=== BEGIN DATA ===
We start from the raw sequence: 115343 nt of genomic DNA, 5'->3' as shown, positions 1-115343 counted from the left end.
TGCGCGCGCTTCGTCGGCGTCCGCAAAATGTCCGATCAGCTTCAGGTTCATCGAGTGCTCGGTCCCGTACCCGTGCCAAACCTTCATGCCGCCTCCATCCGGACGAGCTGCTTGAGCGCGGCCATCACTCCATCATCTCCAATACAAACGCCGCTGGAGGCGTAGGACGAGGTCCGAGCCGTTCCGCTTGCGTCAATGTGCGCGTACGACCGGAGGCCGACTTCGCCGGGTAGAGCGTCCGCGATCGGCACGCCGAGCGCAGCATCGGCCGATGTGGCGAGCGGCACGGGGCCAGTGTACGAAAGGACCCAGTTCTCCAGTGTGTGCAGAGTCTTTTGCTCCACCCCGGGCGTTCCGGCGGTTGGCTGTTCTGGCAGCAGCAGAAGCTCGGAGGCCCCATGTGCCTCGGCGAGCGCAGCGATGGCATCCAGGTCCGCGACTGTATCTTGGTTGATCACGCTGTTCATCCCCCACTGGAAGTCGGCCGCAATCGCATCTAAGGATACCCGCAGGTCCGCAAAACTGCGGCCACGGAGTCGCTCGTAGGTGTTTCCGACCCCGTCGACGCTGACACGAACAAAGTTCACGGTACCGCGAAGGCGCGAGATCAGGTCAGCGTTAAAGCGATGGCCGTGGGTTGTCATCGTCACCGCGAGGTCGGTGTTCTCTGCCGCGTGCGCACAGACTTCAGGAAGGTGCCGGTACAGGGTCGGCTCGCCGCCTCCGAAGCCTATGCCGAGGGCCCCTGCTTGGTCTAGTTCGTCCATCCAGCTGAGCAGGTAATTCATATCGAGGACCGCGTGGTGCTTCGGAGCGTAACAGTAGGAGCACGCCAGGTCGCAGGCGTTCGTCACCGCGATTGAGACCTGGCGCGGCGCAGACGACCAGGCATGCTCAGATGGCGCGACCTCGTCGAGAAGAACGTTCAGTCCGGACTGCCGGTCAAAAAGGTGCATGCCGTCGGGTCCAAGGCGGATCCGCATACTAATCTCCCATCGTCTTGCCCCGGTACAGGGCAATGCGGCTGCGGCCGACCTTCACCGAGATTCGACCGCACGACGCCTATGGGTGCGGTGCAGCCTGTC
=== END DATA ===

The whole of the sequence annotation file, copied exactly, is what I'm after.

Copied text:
We start from the raw sequence: 115343 nt of genomic DNA, 5'->3' as shown, positions 1-115343 counted from the left end.
TGCGCGCGCTTCGTCGGCGTCCGCAAAATGTCCGATCAGCTTCAGGTTCATCGAGTGCTCGGTCCCGTACCCGTGCCAAACCTTCATGCCGCCTCCATCCGGACGAGCTGCTTGAGCGCGGCCATCACTCCATCATCTCCAATACAAACGCCGCTGGAGGCGTAGGACGAGGTCCGAGCCGTTCCGCTTGCGTCAATGTGCGCGTACGACCGGAGGCCGACTTCGCCGGGTAGAGCGTCCGCGATCGGCACGCCGAGCGCAGCATCGGCCGATGTGGCGAGCGGCACGGGGCCAGTGTACGAAAGGACCCAGTTCTCCAGTGTGTGCAGAGTCTTTTGCTCCACCCCGGGCGTTCCGGCGGTTGGCTGTTCTGGCAGCAGCAGAAGCTCGGAGGCCCCATGTGCCTCGGCGAGCGCAGCGATGGCATCCAGGTCCGCGACTGTATCTTGGTTGATCACGCTGTTCATCCCCCACTGGAAGTCGGCCGCAATCGCATCTAAGGATACCCGCAGGTCCGCAAAACTGCGGCCACGGAGTCGCTCGTAGGTGTTTCCGACCCCGTCGACGCTGACACGAACAAAGTTCACGGTACCGCGAAGGCGCGAGATCAGGTCAGCGTTAAAGCGATGGCCGTGGGTTGTCATCGTCACCGCGAGGTCGGTGTTCTCTGCCGCGTGCGCACAGACTTCAGGAAGGTGCCGGTACAGGGTCGGCTCGCCGCCTCCGAAGCCTATGCCGAGGGCCCCTGCTTGGTCTAGTTCGTCCATCCAGCTGAGCAGGTAATTCATATCGAGGACCGCGTGGTGCTTCGGAGCGTAACAGTAGGAGCACGCCAGGTCGCAGGCGTTCGTCACCGCGATTGAGACCTGGCGCGGCGCAGACGACCAGGCATGCTCAGATGGCGCGACCTCGTCGAGAAGAACGTTCAGTCCGGACTGCCGGTCAAAAAGGTGCATGCCGTCGGGTCCAAGGCGGATCCGCATACTAATCTCCCATCGTCTTGCCCCGGTACAGGGCAATGCGGCTGCGGCCGACCTTCACCGAGATTCGACCGCACGACGCCTATGGGTGCGGTGCAGCCTGTC